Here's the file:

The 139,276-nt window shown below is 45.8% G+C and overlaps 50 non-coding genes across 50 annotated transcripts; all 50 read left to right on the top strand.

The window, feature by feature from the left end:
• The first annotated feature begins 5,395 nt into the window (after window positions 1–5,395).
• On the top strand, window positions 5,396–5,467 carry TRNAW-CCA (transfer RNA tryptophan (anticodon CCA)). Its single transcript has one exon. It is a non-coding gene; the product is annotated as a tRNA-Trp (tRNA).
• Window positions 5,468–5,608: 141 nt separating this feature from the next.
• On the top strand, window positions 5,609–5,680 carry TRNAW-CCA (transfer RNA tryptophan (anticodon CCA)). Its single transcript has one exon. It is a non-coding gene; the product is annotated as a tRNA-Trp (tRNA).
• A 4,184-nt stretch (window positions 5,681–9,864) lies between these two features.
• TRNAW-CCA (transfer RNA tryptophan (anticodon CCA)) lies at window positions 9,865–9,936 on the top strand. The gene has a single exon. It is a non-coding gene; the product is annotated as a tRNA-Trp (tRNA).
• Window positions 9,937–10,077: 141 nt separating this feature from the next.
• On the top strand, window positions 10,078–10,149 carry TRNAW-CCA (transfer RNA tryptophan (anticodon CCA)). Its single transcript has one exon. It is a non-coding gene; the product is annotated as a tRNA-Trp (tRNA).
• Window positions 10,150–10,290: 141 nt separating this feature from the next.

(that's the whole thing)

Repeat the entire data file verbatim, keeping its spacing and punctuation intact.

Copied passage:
The 139,276-nt window shown below is 45.8% G+C and overlaps 50 non-coding genes across 50 annotated transcripts; all 50 read left to right on the top strand.

The window, feature by feature from the left end:
• The first annotated feature begins 5,395 nt into the window (after window positions 1–5,395).
• On the top strand, window positions 5,396–5,467 carry TRNAW-CCA (transfer RNA tryptophan (anticodon CCA)). Its single transcript has one exon. It is a non-coding gene; the product is annotated as a tRNA-Trp (tRNA).
• Window positions 5,468–5,608: 141 nt separating this feature from the next.
• On the top strand, window positions 5,609–5,680 carry TRNAW-CCA (transfer RNA tryptophan (anticodon CCA)). Its single transcript has one exon. It is a non-coding gene; the product is annotated as a tRNA-Trp (tRNA).
• A 4,184-nt stretch (window positions 5,681–9,864) lies between these two features.
• TRNAW-CCA (transfer RNA tryptophan (anticodon CCA)) lies at window positions 9,865–9,936 on the top strand. The gene has a single exon. It is a non-coding gene; the product is annotated as a tRNA-Trp (tRNA).
• Window positions 9,937–10,077: 141 nt separating this feature from the next.
• On the top strand, window positions 10,078–10,149 carry TRNAW-CCA (transfer RNA tryptophan (anticodon CCA)). Its single transcript has one exon. It is a non-coding gene; the product is annotated as a tRNA-Trp (tRNA).
• Window positions 10,150–10,290: 141 nt separating this feature from the next.